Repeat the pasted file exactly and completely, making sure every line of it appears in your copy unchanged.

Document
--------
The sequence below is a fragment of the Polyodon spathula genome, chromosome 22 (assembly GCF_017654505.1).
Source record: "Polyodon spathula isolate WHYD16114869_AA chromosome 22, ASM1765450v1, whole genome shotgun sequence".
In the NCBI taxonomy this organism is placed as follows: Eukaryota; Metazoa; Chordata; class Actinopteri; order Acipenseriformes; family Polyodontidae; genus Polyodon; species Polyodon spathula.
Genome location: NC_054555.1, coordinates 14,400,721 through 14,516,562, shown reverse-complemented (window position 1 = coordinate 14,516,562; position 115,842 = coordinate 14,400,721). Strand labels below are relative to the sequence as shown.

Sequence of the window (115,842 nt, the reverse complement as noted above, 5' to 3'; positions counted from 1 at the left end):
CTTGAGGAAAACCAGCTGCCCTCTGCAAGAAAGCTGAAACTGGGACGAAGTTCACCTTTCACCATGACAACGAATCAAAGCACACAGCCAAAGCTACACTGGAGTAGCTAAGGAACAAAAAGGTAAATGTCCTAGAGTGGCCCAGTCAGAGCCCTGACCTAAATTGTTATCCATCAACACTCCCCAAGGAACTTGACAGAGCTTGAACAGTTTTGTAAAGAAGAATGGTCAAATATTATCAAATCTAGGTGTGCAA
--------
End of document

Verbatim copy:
The sequence below is a fragment of the Polyodon spathula genome, chromosome 22 (assembly GCF_017654505.1).
Source record: "Polyodon spathula isolate WHYD16114869_AA chromosome 22, ASM1765450v1, whole genome shotgun sequence".
In the NCBI taxonomy this organism is placed as follows: Eukaryota; Metazoa; Chordata; class Actinopteri; order Acipenseriformes; family Polyodontidae; genus Polyodon; species Polyodon spathula.
Genome location: NC_054555.1, coordinates 14,400,721 through 14,516,562, shown reverse-complemented (window position 1 = coordinate 14,516,562; position 115,842 = coordinate 14,400,721). Strand labels below are relative to the sequence as shown.

Sequence of the window (115,842 nt, the reverse complement as noted above, 5' to 3'; positions counted from 1 at the left end):
CTTGAGGAAAACCAGCTGCCCTCTGCAAGAAAGCTGAAACTGGGACGAAGTTCACCTTTCACCATGACAACGAATCAAAGCACACAGCCAAAGCTACACTGGAGTAGCTAAGGAACAAAAAGGTAAATGTCCTAGAGTGGCCCAGTCAGAGCCCTGACCTAAATTGTTATCCATCAACACTCCCCAAGGAACTTGACAGAGCTTGAACAGTTTTGTAAAGAAGAATGGTCAAATATTATCAAATCTAGGTGTGCAA